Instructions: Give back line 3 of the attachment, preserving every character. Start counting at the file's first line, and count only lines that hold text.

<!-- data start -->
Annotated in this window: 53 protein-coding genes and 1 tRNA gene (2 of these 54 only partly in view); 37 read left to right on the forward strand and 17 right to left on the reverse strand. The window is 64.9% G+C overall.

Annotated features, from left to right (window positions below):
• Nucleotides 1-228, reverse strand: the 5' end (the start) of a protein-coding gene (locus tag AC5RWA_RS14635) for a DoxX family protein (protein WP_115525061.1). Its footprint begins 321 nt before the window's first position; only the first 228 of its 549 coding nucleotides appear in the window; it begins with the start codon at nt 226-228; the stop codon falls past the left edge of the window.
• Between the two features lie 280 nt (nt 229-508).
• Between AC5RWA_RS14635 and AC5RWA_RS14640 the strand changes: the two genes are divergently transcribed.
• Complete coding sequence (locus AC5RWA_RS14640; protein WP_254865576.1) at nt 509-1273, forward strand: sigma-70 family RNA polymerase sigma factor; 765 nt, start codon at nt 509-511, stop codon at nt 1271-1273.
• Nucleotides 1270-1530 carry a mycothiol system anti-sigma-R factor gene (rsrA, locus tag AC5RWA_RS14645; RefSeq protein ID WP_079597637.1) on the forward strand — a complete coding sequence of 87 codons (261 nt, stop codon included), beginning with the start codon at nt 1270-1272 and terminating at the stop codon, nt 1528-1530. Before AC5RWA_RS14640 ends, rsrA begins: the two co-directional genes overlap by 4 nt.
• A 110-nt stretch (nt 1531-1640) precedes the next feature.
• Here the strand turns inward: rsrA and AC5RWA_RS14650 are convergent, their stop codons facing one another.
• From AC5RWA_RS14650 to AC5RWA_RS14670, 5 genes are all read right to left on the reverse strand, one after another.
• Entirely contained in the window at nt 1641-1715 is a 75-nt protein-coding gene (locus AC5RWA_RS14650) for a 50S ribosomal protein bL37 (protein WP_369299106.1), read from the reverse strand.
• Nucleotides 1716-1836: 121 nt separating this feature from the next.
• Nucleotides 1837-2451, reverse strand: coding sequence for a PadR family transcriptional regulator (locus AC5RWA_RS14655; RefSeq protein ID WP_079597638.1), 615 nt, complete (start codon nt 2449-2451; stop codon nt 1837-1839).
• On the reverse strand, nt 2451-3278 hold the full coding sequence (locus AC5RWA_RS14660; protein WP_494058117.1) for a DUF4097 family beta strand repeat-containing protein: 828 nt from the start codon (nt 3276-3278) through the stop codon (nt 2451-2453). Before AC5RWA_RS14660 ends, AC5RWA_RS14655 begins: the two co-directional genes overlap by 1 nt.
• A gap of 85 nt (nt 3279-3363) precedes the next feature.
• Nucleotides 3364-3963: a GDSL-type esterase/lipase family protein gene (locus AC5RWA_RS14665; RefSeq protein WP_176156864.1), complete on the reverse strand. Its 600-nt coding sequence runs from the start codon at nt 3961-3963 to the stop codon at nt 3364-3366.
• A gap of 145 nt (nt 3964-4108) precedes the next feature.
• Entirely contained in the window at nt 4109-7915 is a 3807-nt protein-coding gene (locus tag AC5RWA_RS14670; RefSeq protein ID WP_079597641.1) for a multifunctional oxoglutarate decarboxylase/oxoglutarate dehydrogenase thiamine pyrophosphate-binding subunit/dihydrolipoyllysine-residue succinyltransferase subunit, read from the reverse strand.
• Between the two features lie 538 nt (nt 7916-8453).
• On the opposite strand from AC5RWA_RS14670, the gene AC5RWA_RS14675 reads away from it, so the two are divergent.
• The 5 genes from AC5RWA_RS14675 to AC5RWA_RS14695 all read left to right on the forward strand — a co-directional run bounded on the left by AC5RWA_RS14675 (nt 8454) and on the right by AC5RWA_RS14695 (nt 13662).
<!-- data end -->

• Nucleotides 1-228, reverse strand: the 5' end (the start) of a protein-coding gene (locus tag AC5RWA_RS14635) for a DoxX family protein (protein WP_115525061.1). Its footprint begins 321 nt before the window's first position; only the first 228 of its 549 coding nucleotides appear in the window; it begins with the start codon at nt 226-228; the stop codon falls past the left edge of the window.